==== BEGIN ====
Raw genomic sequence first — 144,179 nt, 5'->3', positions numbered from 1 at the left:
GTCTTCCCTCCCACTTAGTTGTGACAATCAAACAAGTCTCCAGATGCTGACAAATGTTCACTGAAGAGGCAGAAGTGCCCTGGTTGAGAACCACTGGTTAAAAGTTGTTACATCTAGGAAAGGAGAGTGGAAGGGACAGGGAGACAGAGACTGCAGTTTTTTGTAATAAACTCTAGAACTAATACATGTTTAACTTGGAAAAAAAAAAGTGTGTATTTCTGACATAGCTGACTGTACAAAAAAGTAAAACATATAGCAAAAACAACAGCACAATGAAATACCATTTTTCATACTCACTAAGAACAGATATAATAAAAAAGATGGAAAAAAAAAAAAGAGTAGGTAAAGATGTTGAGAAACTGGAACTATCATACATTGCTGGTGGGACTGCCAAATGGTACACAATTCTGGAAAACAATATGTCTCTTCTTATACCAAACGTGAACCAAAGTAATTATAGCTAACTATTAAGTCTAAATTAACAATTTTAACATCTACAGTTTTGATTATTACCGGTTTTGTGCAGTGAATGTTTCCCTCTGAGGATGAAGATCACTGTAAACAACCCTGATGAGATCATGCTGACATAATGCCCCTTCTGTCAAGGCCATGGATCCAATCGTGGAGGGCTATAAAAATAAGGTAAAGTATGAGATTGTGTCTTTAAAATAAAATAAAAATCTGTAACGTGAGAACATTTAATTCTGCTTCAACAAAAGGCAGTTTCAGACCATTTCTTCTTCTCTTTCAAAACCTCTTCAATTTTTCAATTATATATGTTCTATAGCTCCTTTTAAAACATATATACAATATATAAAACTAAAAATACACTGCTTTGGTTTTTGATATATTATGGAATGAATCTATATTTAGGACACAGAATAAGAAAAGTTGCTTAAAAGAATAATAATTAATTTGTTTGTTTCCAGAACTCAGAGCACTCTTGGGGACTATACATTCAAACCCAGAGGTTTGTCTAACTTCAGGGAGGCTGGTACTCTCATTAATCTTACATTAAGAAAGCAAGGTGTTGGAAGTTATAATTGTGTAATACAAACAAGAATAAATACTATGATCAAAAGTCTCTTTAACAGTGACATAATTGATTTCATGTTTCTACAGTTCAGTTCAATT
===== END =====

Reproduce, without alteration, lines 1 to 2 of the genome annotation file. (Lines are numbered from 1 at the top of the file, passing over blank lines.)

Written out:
Raw genomic sequence first — 144,179 nt, 5'->3', positions numbered from 1 at the left:
GTCTTCCCTCCCACTTAGTTGTGACAATCAAACAAGTCTCCAGATGCTGACAAATGTTCACTGAAGAGGCAGAAGTGCCCTGGTTGAGAACCACTGGTTAAAAGTTGTTACATCTAGGAAAGGAGAGTGGAAGGGACAGGGAGACAGAGACTGCAGTTTTTTGTAATAAACTCTAGAACTAATACATGTTTAACTTGGAAAAAAAAAAGTGTGTATTTCTGACATAGCTGACTGTACAAAAAAGTAAAACATATAGCAAAAACAACAGCACAATGAAATACCATTTTTCATACTCACTAAGAACAGATATAATAAAAAAGATGGAAAAAAAAAAAAGAGTAGGTAAAGATGTTGAGAAACTGGAACTATCATACATTGCTGGTGGGACTGCCAAATGGTACACAATTCTGGAAAACAATATGTCTCTTCTTATACCAAACGTGAACCAAAGTAATTATAGCTAACTATTAAGTCTAAATTAACAATTTTAACATCTACAGTTTTGATTATTACCGGTTTTGTGCAGTGAATGTTTCCCTCTGAGGATGAAGATCACTGTAAACAACCCTGATGAGATCATGCTGACATAATGCCCCTTCTGTCAAGGCCATGGATCCAATCGTGGAGGGCTATAAAAATAAGGTAAAGTATGAGATTGTGTCTTTAAAATAAAATAAAAATCTGTAACGTGAGAACATTTAATTCTGCTTCAACAAAAGGCAGTTTCAGACCATTTCTTCTTCTCTTTCAAAACCTCTTCAATTTTTCAATTATATATGTTCTATAGCTCCTTTTAAAACATATATACAATATATAAAACTAAAAATACACTGCTTTGGTTTTTGATATATTATGGAATGAATCTATATTTAGGACACAGAATAAGAAAAGTTGCTTAAAAGAATAATAATTAATTTGTTTGTTTCCAGAACTCAGAGCACTCTTGGGGACTATACATTCAAACCCAGAGGTTTGTCTAACTTCAGGGAGGCTGGTACTCTCATTAATCTTACATTAAGAAAGCAAGGTGTTGGAAGTTATAATTGTGTAATACAAACAAGAATAAATACTATGATCAAAAGTCTCTTTAACAGTGACATAATTGATTTCATGTTTCTACAGTTCAGTTCAATT